Developing and Implementing a Safety Plan


Are program staff clear on roles and expectations during various emergencies? Are program students and families aware of and ready to implement set safety procedures? This Click & Go will help program directors, site coordinators and other program leadership implement existing organizational safety plans through protocols, practices and trainings.



To enable participants to:

  • Implement an existing safety plan.
  • Work with the program's host organization to modify an existing safety plan to align with program logistics.
  • Develop a plan to implement training and practice safety procedures.
  • Implement practice drills with students and families in mind.

Zip Link (82 MB) Select paperclip to download the resources for this Click & Go!


Mini Lesson: Developing and Implementing a Safety Plan

What is Safety Planning?

In this podcast, learn about building your program’s capacity to respond effectively to emergencies. [Download Transcript]

Review and Adapt Your Host Organization’s Safety Plan

In this podcast, 21st CCLC program directors can learn a process for ensuring adherence to the host organization’s safety plan while adapting the plan to program needs. [Download Transcript]

Developing and Implementing a Safety Training Plan

This podcast presents a process for developing and implementing a safety training plan. [Download Transcript]

Practice with Sensitivity

This podcast provides strategies for implementing your safety plan and safety training plan in ways that are sensitive to the emotional and mental health needs of children, staff and families. [Download Transcript]

REMS: Readiness and Emergency Management for Schools 

Developed for the U.S. Department of Education, REMS offers resources, tools and trainings for schools, school districts, higher education institutions and their community partners in the areas of prevention, protection, mitigation, response, and recovery efforts. LINK

FEMA: Federal Emergency Management Agency

FEMA coordinates the Federal Governments role in preparing, preventing, and mitigating disasters, both natural and man-made. The National Preparedness Resource Library houses frameworks and sample plans to assist in the development of local planning. The site also includes contact information for agencies specializing in specific disasters such as earthquakes. LINK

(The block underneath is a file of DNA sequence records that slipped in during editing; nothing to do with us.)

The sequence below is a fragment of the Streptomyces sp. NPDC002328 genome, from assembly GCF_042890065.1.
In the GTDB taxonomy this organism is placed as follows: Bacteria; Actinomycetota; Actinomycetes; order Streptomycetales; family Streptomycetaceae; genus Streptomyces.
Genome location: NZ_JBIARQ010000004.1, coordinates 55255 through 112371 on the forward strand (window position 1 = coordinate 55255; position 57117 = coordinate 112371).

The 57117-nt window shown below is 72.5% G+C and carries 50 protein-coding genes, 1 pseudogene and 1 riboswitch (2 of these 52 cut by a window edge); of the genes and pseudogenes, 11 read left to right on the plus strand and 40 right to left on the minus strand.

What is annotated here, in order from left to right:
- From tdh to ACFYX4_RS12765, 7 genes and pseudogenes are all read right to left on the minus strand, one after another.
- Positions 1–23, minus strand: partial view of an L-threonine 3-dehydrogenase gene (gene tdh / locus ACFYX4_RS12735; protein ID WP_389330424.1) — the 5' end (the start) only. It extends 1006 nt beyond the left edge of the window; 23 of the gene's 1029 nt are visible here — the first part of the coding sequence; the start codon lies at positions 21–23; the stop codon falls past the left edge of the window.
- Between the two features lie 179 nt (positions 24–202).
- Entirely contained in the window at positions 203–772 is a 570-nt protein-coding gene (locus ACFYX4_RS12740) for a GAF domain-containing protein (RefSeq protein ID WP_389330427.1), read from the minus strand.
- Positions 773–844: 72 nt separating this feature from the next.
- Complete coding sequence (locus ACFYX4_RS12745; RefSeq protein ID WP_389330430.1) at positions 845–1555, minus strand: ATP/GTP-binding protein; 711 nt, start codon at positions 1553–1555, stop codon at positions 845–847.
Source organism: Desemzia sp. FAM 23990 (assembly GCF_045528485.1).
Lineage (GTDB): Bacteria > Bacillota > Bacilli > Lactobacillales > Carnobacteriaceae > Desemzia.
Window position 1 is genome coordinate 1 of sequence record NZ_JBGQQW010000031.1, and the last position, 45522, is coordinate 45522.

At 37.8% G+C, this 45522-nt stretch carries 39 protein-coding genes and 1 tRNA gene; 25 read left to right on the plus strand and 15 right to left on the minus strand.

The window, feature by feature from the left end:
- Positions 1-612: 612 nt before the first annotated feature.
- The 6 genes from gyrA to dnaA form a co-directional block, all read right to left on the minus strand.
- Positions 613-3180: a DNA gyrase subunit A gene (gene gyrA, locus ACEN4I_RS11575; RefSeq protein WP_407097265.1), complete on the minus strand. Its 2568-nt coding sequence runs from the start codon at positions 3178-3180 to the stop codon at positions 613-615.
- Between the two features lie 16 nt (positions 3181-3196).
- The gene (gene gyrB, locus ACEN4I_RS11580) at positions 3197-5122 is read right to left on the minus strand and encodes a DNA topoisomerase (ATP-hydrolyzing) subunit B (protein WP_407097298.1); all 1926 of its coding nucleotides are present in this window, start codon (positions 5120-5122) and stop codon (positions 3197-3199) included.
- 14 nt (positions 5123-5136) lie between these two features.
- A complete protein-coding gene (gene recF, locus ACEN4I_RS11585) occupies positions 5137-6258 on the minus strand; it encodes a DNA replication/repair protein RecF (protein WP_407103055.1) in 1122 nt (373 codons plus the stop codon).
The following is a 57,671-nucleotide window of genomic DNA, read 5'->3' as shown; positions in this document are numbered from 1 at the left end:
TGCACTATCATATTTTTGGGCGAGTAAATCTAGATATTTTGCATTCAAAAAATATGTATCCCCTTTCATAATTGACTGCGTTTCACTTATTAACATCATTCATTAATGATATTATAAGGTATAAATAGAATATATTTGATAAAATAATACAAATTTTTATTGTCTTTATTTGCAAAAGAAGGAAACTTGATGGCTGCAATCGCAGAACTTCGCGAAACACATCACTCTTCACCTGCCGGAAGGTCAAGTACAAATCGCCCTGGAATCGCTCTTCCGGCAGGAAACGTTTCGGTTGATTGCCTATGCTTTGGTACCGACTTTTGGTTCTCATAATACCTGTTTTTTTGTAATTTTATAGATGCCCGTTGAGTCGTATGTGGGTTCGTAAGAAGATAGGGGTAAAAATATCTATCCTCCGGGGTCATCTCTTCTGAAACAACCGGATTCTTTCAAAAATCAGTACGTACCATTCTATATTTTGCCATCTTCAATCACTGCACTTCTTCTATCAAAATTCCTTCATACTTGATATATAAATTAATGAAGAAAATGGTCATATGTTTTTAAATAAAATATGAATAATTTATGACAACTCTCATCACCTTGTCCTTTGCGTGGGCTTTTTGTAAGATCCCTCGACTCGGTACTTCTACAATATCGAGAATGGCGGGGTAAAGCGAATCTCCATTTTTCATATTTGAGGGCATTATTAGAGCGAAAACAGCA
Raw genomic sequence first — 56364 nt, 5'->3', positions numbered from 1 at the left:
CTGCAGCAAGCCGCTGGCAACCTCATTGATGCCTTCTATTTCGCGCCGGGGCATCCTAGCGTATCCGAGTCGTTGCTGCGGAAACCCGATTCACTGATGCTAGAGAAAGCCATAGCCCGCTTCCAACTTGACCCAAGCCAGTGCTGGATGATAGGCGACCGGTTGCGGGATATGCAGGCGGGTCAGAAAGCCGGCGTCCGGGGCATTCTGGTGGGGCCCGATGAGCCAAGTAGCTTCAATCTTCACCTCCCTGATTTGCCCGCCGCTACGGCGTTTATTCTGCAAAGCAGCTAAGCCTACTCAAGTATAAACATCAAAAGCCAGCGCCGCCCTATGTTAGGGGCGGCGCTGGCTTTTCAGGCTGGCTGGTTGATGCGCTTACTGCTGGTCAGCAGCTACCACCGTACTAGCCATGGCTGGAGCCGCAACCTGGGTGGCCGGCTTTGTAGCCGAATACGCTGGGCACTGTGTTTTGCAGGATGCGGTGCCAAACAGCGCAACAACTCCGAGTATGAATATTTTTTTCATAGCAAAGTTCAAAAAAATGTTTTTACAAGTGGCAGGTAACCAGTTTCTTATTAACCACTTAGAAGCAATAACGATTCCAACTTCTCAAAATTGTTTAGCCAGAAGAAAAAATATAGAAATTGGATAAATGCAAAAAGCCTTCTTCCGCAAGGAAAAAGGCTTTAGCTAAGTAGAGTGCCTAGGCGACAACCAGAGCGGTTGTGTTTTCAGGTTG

FEMA: List of Emergency Management Agencies

A complete list of Emergency Management Agencies by state. LINK

American Red Cross

Provides immediate disaster needs for individuals, families, and communities. Provides clean water, safe shelter and hot meals for all disasters big and small. LINK

Center for Safe Schools at the Center for Schools and Communities

Technical assistance, tools, and resources are available for developing and implementing comprehensive safety plans. LINK

National Association of School Psychologists: School Safety & Crisis

Resources designed for educators to promote the ability of children and youth to cope with traumatic or unsettling events. LINK


Every state has requirements about which drills to practice and the frequency at which they should be conducted. Be sure to follow the legal requirements of your state. Other drills to consider including are Lockdowns, Lockouts, Shelter in Place, and Controlled Evacuation. 

Yes, all program staff and participants should understand their specific roles in the event of an emergency and be cross trained in each other’s responsibilities. Parents should also be made aware of emergency safety procedures and guidelines.

Having a detailed and accurately implemented security plan is a great first step. Consider erecting simple physical barriers between community and program space during program hours. Assign and label specific bathrooms as program only spaces. And continue to work with the host organization to refine security practices such as all individuals signing in and out of the facility.

Weather and medical emergencies are much more common than intruders with intent to harm. Collaborate with your host organization and local first responders to consider and address the hazards most common to your location and region.

Before an event, it is important to clearly communicate your existing emergency response plans to all organization stakeholders. During an event, communicate the specific type of emergency, potentially dangerous areas to avoid, and protective measures to be taken. This information should be updated regularly during the event. After the event, identify any casualties and account for all children, personnel, guests, and visitors for reunification. Furthermore, the host organization’s communication plan should include a process for sharing resumption of operations.

No, it’s not possible to have a different plan for every emergency or variation of that emergency. However, if the safety plan is strategic, collaborative, and practiced, then it should be adaptable to multiple emergency situations. Professional development for staff is especially important in building their capacity to make appropriate decisions during an emergency.

It’s important to include families and community members in the development and practice of your safety plan; thus, ensuring a comprehensive communication plan which is sensitive to multiple stakeholders. Families and community members should also know their roles in the event they are on-site during an emergency or need to locate their children.

Begin the program year by introducing students to the why and what of safety. Be clear about the purpose of and expectations around safety practices. Including students in the planning of safety drills is a great way for easing anxiety around the topic.